El Teatro Muncipal has hit a home run with the last opera of the 2009 season, Gioachino Rossini’s celebrated comedy “La Italiana.” The production, which debuted on the 24th of October, is refreshingly funny, intelligent and boasts a cast of exceptionally talented performers from all over the globe.
Photo courtesy Juan Millán T.
“La Italiana” tells the story of Isabella, a beautiful Italian woman who sets sail from her homeland in search of her long lost love, Lindero. As fate would have it, Isabella’s ship runs aground in the realm of the Turkish Bey Mustafa, who is seeking to replace his wife Elvira with an exotic Italian woman. When Mustafa sees Isabella, he falls madly in love with her and decrees that Eliva be given in marriage to his favorite slave, the long absent Lindero. In order to avert this disaster, Isabella uses her charm and her cunning to outwit the smitten Bey, so that she and her beloved can escape back to Italy.
In his interpretation of Rossini’s great classic, director Emilio Sag transports the audience to a world reminiscent of middle school, in which no one can muster up the courage to communicate their feelings to members of the opposite sex. In this world, Isabella is that savvy girl who got her training bra long before anyone else did, and seems to be able to control a swarm of boys with a mere flick of her ponytail.
From the moment Marianna Pizzolata first sets foot upon the stage as Isabella, she assumes the role of the sun, around which, the rest of the performance orbits. If she enters the stage wearing red, then suddenly the lighting, scenery and cast are adorned in a vibrant vivacious red, like chameleons that change color in order to blend in with her dominant presence.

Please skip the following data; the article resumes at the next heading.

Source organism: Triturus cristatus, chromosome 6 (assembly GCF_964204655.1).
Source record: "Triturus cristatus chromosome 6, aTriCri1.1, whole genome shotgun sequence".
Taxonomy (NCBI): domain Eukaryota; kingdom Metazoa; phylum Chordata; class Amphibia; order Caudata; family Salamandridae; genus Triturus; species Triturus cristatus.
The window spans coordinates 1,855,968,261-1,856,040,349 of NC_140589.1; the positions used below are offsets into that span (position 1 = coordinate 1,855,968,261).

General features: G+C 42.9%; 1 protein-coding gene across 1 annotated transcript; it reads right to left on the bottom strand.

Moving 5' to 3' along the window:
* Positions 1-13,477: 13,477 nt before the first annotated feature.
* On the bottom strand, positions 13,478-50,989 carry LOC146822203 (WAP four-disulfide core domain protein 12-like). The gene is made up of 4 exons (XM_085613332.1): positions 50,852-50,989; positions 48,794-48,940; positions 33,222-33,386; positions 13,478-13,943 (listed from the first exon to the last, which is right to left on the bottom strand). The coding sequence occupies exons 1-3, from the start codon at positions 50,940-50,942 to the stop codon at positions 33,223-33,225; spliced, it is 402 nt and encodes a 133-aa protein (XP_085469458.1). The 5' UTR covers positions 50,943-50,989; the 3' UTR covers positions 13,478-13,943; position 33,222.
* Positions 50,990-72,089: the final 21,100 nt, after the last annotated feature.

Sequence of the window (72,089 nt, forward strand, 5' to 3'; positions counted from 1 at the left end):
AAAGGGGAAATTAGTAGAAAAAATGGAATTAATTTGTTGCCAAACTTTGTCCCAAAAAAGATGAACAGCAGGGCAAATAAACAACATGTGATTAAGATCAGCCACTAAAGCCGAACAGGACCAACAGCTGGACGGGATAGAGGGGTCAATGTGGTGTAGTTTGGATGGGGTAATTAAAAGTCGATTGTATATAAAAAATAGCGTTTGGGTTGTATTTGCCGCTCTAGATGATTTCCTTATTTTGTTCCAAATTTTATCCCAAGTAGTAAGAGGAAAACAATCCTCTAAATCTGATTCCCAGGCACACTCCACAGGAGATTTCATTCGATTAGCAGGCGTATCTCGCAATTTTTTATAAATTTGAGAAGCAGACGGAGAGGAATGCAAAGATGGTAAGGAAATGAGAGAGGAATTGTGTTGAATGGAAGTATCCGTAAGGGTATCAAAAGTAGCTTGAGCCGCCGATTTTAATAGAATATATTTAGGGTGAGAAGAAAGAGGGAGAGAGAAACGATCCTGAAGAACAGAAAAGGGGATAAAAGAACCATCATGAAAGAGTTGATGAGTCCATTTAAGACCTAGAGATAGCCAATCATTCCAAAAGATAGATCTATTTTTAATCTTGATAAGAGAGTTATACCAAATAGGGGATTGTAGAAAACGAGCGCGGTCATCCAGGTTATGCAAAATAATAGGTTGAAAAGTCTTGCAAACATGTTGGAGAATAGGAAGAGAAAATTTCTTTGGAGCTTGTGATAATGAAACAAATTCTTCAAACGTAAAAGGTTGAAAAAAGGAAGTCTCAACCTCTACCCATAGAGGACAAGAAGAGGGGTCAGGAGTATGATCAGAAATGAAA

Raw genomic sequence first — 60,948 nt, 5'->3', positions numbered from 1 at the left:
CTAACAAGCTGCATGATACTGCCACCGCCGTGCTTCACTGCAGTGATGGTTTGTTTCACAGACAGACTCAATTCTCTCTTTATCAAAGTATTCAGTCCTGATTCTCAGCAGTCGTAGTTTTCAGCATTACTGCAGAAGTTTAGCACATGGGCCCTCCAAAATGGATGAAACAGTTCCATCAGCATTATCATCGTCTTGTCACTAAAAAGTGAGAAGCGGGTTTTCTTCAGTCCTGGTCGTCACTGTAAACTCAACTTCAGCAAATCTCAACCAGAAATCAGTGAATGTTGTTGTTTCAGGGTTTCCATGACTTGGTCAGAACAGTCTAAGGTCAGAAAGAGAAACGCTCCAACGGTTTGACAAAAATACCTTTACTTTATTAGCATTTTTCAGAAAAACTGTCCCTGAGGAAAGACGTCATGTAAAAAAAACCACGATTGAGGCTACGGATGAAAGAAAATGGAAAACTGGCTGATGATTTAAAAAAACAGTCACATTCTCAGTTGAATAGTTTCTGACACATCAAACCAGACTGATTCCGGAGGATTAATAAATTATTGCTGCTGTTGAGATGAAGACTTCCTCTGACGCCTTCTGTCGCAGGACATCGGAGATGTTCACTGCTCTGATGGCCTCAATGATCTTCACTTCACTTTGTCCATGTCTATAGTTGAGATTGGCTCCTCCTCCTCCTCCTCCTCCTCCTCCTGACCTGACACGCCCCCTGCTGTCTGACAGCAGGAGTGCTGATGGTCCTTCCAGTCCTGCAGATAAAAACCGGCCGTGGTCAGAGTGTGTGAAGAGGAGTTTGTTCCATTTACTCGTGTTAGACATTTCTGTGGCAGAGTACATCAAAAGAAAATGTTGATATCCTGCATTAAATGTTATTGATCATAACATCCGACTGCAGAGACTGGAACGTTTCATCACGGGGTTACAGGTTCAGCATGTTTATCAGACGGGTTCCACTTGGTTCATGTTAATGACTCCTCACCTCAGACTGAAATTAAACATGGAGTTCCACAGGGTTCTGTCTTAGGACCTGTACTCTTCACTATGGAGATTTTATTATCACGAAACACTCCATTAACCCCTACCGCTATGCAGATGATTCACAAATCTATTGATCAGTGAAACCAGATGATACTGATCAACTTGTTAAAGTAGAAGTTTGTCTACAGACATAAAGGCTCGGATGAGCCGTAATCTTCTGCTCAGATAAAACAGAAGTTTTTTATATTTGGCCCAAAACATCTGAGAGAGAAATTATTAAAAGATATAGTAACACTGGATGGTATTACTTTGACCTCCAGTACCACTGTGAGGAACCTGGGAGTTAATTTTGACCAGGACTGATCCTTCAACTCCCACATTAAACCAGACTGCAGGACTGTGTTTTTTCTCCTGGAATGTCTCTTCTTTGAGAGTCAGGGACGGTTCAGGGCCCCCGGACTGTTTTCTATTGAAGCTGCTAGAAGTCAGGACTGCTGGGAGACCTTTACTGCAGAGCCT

Of course, all the sex appeal and stage presence in the world would mean nothing if Pizzolato couldn’t sing. Fortunately for the audience, the native Italian is one of the most talented vocalists to grace El Teatro Municipal this season. Her voice has an effervescent quality that captures perfectly the playful spirit of the production and makes an extremely vocally challenging opera seem effortless.
If Isabella is the queen bee of the production, then Bey Mustafa, played by Pietro Spagnoli, is the quintessential adolescent boy. While nearly all the characters in La Italiana are suffering from some sort of verbal or emotional block, Mustafa seems to have it the worst. He spends the entirety of the opera pouting, fainting, or spouting impetuous commands at his sometimes trembling, sometimes mocking subjects. When he is not busy in amorous pursuit of Isabella, he is cross-legged on the floor of his chambers playing with toy trains.
Enrique Borolini does a wonderful job accenting the hilarity of the production with an exceptionally well-designed set, in which props take the place of words as a medium for the expression of emotions. Balloons are battered and pillows are disemboweled in a series of wonderfully choreographed scenes that show the inner tumult of the characters, while still maintaining a lighthearted and humorous tone.
If you are in need of a good laugh or a solid dose of girl power, then “La Italiana” should be number one on your list of weekend activities.